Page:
We've probably all seen photos of smokers' lungs compared to non-smokers lungs. For example:
These images are commonly used in anti-smoking materials, at least in the US, and I've never had cause to question them. However, this guy claims the images are a lie. He cites seemingly credible sources for his claim, such as these:
“Dr. Duane Carr – Professor of Surgery at the University of Tennessee College of Medicine, said this: “Smoking does not discolor the lung.”
Dr. Victor Buhler, Pathologist at St. Joseph Hospital in Kansas City: “I have examined thousands of lungs both grossly and microscopically. I cannot tell you from exmining a lung whether or not its former host had smoked.” source
Dr. Sheldon Sommers, Pathologist and Director of Laboratories at Lenox Hill Hospital, in New York: “…it is not possible grossly or microscopically, or in any other way known to me, to distinguish between the lung of a smoker or a nonsmoker. Blackening of lungs is from carbon particles, and smoking tobacco does not introduce carbon particles into the lung.” source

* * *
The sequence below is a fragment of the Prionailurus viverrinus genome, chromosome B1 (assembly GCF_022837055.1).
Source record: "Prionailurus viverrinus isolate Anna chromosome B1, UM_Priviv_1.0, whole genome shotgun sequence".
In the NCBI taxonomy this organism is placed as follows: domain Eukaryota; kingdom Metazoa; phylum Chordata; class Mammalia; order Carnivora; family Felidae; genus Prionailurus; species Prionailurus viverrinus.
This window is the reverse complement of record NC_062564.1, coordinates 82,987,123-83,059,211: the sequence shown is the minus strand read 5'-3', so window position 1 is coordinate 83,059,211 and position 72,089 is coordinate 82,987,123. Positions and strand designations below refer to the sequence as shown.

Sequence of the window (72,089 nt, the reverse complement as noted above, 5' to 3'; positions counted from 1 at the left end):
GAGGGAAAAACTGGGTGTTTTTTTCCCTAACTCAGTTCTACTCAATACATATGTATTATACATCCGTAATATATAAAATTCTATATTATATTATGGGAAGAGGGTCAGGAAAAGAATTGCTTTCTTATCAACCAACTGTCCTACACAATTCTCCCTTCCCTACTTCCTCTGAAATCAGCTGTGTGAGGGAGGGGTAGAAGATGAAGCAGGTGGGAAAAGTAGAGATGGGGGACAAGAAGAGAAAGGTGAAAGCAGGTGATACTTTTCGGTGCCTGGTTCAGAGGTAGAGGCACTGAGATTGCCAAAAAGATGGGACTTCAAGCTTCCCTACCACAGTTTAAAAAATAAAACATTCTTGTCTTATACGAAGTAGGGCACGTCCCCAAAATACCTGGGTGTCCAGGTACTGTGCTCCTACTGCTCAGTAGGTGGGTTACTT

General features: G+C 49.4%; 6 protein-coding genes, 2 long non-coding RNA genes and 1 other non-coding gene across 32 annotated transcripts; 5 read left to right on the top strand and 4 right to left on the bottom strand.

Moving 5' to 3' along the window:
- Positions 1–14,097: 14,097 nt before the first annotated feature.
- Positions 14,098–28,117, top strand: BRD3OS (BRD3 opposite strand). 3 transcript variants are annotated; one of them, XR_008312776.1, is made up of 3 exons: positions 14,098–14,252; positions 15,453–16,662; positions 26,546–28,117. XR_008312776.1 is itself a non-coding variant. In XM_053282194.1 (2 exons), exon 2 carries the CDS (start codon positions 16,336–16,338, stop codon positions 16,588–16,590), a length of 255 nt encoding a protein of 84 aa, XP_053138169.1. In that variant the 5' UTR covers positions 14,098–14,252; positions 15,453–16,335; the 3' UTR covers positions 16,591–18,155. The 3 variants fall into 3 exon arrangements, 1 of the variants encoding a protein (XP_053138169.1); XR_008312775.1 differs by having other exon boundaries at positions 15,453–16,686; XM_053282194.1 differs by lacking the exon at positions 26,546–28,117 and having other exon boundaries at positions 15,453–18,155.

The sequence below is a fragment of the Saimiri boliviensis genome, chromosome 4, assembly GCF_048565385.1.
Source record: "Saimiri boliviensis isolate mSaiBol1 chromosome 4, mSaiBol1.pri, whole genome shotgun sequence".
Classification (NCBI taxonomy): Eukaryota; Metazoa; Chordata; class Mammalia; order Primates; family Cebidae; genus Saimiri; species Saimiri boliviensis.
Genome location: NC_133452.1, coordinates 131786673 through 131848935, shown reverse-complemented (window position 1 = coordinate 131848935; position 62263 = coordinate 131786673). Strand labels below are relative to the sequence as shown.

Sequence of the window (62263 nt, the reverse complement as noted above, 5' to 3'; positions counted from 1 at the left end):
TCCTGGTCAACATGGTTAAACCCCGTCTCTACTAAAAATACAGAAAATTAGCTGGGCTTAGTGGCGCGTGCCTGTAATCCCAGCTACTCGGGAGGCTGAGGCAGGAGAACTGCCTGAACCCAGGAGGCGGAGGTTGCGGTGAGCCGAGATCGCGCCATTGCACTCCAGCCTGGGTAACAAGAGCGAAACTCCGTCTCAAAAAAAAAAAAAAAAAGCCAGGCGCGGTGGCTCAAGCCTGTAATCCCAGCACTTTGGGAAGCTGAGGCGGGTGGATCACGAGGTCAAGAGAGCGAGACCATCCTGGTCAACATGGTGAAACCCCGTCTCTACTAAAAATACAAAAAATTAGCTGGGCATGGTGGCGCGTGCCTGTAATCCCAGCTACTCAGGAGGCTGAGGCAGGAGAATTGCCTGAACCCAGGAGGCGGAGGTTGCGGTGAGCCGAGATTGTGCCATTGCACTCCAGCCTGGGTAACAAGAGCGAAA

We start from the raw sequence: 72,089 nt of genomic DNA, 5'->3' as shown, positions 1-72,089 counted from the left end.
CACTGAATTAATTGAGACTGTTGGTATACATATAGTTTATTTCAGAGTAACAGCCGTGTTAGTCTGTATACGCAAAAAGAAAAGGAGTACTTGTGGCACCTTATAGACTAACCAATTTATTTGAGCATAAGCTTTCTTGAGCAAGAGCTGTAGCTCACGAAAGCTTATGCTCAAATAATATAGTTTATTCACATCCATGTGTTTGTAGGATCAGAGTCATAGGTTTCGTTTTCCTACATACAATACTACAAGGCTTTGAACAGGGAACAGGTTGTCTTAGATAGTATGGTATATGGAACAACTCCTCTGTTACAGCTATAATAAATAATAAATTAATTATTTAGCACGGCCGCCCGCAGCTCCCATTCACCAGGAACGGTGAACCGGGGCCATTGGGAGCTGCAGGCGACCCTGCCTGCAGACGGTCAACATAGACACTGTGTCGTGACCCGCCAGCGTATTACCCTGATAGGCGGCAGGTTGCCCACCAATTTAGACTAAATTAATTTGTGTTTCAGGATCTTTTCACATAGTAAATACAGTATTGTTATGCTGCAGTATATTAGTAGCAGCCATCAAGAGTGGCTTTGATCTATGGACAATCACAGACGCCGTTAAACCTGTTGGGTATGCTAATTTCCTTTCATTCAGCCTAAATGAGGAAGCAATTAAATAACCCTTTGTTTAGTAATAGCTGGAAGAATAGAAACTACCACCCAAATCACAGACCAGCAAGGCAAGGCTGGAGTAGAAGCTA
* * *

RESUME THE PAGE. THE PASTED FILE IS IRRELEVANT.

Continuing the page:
The author militantly believes that smokers are treated unfairly and so clearly has an agenda, which lowers his credibility. I also find it difficult to believe that thousands of pathologists and thoracic surgeons would quietly allow such blatant distortions to go unchallenged even if they do feel that the "scare factor" makes the lie justifiable.
However, I find it surprising that I can't find compelling evidence to prove the blogger is wrong. I can find no credible sources confirming the black appearance of smokers' lungs, and all the photos I can find are the same small set of images recycled so many times it's impossible to know where they came from originally. I've also confirmed that it's true that smokers are accepted as lung donors, and it seems difficult to believe that would be the case if they were routinely as grossly damaged as they appear to be in these images.
So my question is: Are smokers' lungs visibly and routinely blackened and/or discolored in the absence of lung disease?